I'm looking forward to seeing specs on that, as I now have a '16 Forester XT. I am also limited to 1500lbs towing with brakes. I have a Dexter torsion axle with brakes for my upcoming build.
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Re: "The X-Cubed" C.T.T.

Postby absolutsnwbrdr » Fri Jul 14, 2017 10:19 am

Alan_H wrote:I'm looking forward to seeing specs on that, as I now have a '16 Forester XT. I am also limited to 1500lbs towing with brakes. I have a Dexter torsion axle with brakes for my upcoming build.


Thats unfortunate... Forester used to be able to tow 2400lbs (until it was reduced in 2014). If the Ascent is to compete in that range of vehicles with the Explorer, Cherokee, etc, then Subaru will have to give it more power and towing compared to the Outbacks' 2700lbs towing capacity. Unfortunately for me I can't see myself driving anything other than a Subaru. Its all I've ever owned. Ive always enjoyed the reliability and safety, and I feel the brand does actually care about their customer base, not just sales figures. You don't see them getting into pissing contests with other manufacturers... they just do their own thing and do it well. They've always been a bit eclectic, usually not the most attractive, but they are typically solid vehicles.

I'm considering replacing the original spring-torsion axle on the Scotty with a modern Dexter torsion, and would definitely order with brake flanges. I've even thought about selling the Dexter torsion on the X-Cubed and ordering a new one with brake flanges. I should have done that in the beginning, but didn't think it would be necessary. Live and learn!
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Re: "The X-Cubed" C.T.T.

Postby bdosborn » Fri Jul 14, 2017 11:42 am

A 200mm is typically around 40% more airflow over a 120mm fan of the same manufacturer BUT at around the same noise level. The high CFM 120mm fans get loud. But I hear you about cutting bigger holes, I cringe too whenever I have to do it.
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Re: "The X-Cubed" C.T.T.

Postby working on it » Fri Jul 14, 2017 11:55 am

absolutsnwbrdr wrote:Finished getting the exhaust vent covers installed...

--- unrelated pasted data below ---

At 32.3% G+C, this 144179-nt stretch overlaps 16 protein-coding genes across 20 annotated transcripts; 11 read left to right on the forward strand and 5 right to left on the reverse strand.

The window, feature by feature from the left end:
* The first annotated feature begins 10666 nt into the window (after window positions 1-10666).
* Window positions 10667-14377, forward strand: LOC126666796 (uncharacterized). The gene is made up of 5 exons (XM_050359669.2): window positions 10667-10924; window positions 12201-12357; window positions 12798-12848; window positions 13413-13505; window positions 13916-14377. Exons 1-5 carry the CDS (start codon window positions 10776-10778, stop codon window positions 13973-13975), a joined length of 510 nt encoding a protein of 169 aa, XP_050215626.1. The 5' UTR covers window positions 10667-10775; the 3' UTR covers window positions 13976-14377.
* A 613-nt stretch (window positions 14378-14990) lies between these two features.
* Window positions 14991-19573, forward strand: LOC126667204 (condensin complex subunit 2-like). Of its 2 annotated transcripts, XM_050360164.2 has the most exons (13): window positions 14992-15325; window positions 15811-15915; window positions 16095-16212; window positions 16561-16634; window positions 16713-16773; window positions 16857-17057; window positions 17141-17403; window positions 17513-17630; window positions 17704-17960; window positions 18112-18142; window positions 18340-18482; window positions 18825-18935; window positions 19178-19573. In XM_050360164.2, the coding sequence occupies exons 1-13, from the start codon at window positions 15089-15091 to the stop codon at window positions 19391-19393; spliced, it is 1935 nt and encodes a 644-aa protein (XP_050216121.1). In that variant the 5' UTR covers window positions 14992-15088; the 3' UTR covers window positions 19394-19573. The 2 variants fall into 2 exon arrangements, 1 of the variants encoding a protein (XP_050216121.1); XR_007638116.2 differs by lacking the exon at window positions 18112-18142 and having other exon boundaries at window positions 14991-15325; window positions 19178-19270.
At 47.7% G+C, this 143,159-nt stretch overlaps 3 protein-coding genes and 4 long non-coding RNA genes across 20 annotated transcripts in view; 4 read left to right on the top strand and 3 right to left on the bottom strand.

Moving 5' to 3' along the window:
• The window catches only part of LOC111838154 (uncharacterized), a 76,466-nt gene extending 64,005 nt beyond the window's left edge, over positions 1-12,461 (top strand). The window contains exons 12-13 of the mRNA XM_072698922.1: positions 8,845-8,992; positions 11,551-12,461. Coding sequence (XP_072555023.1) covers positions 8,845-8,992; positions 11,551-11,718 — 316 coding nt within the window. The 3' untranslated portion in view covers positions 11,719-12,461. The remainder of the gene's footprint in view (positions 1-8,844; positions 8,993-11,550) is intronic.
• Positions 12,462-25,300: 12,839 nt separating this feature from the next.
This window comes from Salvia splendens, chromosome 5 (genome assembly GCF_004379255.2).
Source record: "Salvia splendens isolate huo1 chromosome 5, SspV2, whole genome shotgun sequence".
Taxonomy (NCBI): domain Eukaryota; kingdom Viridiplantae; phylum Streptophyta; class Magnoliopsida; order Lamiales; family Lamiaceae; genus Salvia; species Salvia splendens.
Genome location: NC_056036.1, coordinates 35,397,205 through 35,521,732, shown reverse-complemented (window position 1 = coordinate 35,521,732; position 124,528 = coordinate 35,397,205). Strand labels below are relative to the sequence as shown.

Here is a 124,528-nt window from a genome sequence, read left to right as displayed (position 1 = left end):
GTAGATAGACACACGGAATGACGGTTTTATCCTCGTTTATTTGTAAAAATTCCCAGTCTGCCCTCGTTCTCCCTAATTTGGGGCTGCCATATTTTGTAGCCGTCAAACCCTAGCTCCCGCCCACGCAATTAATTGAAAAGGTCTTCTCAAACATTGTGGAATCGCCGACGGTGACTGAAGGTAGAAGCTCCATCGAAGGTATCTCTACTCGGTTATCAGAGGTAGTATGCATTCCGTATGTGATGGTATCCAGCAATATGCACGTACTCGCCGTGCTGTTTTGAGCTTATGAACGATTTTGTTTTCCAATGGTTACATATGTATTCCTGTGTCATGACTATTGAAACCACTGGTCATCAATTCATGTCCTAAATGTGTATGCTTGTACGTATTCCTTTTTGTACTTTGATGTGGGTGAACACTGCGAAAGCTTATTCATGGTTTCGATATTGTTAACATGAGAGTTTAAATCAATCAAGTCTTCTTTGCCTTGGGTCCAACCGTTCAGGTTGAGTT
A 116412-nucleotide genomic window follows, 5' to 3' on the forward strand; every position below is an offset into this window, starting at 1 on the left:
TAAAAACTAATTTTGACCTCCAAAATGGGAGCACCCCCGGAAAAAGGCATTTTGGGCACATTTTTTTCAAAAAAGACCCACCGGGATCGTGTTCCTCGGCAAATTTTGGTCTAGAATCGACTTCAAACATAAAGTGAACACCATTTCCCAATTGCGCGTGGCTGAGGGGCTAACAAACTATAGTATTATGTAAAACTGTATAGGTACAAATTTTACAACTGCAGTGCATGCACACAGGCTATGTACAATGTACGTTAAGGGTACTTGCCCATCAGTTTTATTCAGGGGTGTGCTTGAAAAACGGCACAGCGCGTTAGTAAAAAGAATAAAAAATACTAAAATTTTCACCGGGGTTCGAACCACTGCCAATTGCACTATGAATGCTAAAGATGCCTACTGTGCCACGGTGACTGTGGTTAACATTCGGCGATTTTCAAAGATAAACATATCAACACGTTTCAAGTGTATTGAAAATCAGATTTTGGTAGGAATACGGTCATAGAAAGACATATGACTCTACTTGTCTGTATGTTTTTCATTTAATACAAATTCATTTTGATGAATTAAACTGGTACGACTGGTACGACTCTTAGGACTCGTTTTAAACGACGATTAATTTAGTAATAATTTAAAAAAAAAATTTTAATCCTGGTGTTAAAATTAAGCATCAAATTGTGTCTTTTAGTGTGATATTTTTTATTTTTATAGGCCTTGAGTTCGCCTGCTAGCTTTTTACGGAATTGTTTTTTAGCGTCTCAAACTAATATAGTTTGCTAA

However....

I put the A/C in the camper to test the venting, and I have to unfortunately chalk up this initial attempt as a fail. Each of the two computer case fans move (supposedly) 64cfm, which isn't near enough. They definitely kick the hot air out my exhaust vents, but not fast enough. I put a thermometer inside the lower galley, closed the galley hatch, and let the A/C run for a while. The teardrop cooled off very nicely.
But within a couple hours the ambient air temps in the lower galley were up around 120°f. :oops:

The two fresh air intakes in the floor seem to be more than large enough, as there isn't a rush of air going in, but rather a calm steady flow. Which leads me to believe that my fans just don't move enough air. I've ordered two new 120mm fans, each rated at 103cfm, which should be here Saturday. If these don't do the trick, I'll need to play around with other options, possibly utilizing a fan in one of the intended fresh air floor intakes as an exhaust fan. Having 3 exhaust vents and one intake vent would certainly increase air velocity, which may be just what I need.

"I have not failed. I've just found 10,000 ways that won't work."....
  • My A/C system also failed, at first (actually, several times), due to thermal overload, like yours. I was trying to capture the A/C exhaust in a metal vent boot (used in hvac), directing it thru insulated ducting to exit thru a wall vent on the other side of my galley, so I could run it at night, with the hatch closed. The problem I faced was that the hot exhaust air wasn't exiting fast enough, but building up in the ducting. After several re-builds of my ducting, I finally enlarged the exit hole to 6" (from 5"), eliminated any internal restrictions (straightened the ducting), and installed an axial duct fan inside the duct. http://www.tnttt.com/viewtopic.php?f=21&t=54945&hilit=+solved#p999038